we get to the meat of our program. Book signing right after
this program outside in the, at the long tables as you
came in you saw the books, so they’re available for purchase
and signing after today’s talk. So please, we encourage you
to spend time with those books and spend your resources. Also, there are some, the resource
table out front when you signed in, we want you to encourage
you to stop by that table if you didn’t already do so just
to have more information about some of the material related to
today’s topic including material from Read LLC, Welcoming Schools,
GLSEN Libraries without Boarders, Shout Mouse Press, the
Association of Jewish Libraries and the Children’s
Lit for Leaders blog. So some of that information’s
available. We want to make sure you know
that today’s topic is designed to have us be in a great
conversation but also be in action. You know, there’s an opportunity for
us to take away not just thoughts and feelings and experiences of
others today, which is very valuable and why we have talks at all, but
also to be in action about them. What could we be doing, what ought
we be doing, what might we do next that we weren’t necessarily
planning to do an hour ago? So we encourage you to
think from that lens as you listen to today’s talk. So, now, let me get to
the meat of the program and my job is to do two things. First, to acknowledge again
the folks who are with us, the panelists, the moderators, but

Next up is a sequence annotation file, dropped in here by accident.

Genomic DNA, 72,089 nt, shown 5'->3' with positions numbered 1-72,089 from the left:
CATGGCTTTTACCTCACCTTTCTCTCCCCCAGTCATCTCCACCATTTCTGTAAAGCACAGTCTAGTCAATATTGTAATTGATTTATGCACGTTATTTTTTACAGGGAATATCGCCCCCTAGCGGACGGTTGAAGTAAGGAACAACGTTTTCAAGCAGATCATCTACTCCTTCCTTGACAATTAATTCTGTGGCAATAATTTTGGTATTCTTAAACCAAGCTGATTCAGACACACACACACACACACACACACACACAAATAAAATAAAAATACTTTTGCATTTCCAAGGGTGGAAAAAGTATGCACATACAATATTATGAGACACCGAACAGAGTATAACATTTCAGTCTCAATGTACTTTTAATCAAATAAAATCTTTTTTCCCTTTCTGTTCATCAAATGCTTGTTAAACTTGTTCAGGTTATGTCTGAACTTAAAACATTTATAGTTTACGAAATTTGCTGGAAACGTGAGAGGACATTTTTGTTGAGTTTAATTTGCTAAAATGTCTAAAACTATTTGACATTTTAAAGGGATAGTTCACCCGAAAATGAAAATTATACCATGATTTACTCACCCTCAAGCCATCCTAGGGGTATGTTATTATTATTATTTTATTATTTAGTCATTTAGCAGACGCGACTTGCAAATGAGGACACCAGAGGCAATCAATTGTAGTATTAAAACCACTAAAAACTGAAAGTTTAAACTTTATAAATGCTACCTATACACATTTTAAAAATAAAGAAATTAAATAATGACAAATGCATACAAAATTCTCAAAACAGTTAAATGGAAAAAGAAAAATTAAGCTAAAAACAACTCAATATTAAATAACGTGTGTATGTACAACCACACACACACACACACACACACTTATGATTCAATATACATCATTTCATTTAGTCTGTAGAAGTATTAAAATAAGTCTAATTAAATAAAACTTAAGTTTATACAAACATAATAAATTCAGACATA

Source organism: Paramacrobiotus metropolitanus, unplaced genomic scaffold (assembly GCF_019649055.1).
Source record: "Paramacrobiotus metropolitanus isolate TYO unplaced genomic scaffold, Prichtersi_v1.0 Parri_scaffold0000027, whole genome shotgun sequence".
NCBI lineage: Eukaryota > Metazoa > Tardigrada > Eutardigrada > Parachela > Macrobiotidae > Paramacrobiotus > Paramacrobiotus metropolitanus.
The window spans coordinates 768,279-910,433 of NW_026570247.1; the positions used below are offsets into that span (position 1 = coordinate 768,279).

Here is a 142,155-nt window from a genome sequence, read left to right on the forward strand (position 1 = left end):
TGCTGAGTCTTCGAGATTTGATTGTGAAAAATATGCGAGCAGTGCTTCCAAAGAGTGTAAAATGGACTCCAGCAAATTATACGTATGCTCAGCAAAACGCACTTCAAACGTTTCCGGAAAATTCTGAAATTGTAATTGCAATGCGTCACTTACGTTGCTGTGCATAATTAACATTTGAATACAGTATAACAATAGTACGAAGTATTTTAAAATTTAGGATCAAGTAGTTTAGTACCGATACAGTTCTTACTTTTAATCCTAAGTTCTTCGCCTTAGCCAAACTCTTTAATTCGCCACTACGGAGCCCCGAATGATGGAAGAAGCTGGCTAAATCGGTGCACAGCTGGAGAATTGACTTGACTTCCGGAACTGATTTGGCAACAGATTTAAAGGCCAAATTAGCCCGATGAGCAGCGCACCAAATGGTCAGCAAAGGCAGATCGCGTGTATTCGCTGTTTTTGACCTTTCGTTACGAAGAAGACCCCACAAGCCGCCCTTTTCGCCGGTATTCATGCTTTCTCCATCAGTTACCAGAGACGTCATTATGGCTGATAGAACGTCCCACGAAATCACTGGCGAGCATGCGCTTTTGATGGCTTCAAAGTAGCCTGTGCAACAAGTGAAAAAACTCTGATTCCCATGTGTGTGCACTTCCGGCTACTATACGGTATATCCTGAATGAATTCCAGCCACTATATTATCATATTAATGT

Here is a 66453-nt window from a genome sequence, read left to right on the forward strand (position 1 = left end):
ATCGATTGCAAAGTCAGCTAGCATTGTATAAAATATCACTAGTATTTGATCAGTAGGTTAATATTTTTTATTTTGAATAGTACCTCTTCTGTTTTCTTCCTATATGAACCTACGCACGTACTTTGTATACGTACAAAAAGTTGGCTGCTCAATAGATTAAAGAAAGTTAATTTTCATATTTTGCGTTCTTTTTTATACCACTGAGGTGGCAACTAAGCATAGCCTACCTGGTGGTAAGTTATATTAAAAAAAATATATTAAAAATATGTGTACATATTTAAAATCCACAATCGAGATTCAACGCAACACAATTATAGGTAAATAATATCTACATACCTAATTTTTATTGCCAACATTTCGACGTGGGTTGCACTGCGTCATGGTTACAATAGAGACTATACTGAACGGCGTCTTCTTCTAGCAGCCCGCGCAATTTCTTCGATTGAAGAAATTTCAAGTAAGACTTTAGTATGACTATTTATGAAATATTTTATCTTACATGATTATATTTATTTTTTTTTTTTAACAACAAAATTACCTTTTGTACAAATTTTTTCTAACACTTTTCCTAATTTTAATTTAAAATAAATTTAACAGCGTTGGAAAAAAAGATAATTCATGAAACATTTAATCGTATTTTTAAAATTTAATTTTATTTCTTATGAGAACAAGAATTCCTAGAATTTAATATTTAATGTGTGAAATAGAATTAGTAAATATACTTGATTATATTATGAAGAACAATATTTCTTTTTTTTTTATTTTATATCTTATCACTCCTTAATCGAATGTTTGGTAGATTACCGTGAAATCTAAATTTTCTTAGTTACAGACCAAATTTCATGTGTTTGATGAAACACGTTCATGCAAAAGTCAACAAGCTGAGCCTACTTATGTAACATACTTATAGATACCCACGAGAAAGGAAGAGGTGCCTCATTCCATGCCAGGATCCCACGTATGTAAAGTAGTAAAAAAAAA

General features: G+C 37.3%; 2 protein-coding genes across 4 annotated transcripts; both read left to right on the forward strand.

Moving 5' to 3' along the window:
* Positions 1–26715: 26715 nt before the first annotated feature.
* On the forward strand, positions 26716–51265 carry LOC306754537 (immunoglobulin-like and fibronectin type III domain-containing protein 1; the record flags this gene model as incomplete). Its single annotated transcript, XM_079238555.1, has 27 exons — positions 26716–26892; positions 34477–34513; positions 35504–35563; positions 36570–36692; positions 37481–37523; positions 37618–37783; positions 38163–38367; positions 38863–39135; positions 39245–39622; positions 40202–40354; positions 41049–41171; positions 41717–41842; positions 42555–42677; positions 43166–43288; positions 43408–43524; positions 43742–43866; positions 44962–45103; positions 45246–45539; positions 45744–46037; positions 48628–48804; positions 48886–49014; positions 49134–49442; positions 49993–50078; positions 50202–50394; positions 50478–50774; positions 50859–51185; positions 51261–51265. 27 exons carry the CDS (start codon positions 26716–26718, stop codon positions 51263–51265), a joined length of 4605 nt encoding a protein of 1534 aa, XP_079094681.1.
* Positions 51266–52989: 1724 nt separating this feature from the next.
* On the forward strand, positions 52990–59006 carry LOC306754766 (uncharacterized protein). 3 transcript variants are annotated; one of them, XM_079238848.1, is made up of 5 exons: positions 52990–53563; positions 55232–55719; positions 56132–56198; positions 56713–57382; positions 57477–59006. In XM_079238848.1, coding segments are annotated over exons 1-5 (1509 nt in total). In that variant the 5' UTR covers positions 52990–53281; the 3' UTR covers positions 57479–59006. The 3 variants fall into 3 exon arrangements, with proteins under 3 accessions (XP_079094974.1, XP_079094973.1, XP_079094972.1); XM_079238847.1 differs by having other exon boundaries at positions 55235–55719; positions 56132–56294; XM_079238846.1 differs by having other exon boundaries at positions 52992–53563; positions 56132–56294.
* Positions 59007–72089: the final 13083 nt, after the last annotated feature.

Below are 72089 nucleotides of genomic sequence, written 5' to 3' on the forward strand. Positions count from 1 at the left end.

also to give a particular shout out because some of them had to
make heroic and Herculean efforts to get here, including,
I think, five airports and four trains or
something like that. So there was some experience of bad
weather yesterday, and we just honor and appreciate you all for being
here and the travels that you made to join us and that which you
survived including in one case, our moderator’s case,
a 22-hour travel day. So and then I think, yeah,
you can clap for that. [ Applause ] I think we also had a
couple of panelists as well, Meg mentioned that getting caught up in the Northeast
trying to get South. So, thank you all. So let me introduce Joan Kaywell who
will be introducing each panelist, moderating the discussion and
the question and answer period which will take up the last about
20 minutes of our program today. She is a professor of English
education at the University of South Florida where she’s
won several teaching awards for her passion of assisting
preservice and practicing teachers and discovering ways
to improve literacy. She donates her time extensively to
the National Council of Teacher’s of English and its affiliates FCTE
and a bunch of other acronyms, and I apologize for
them, so I’m going to, it’s the President’s
Assembly on Literature for Adolescents is another
organization that she’s a part of. She’s highly published, 14
textbooks to her credit, including most recently Between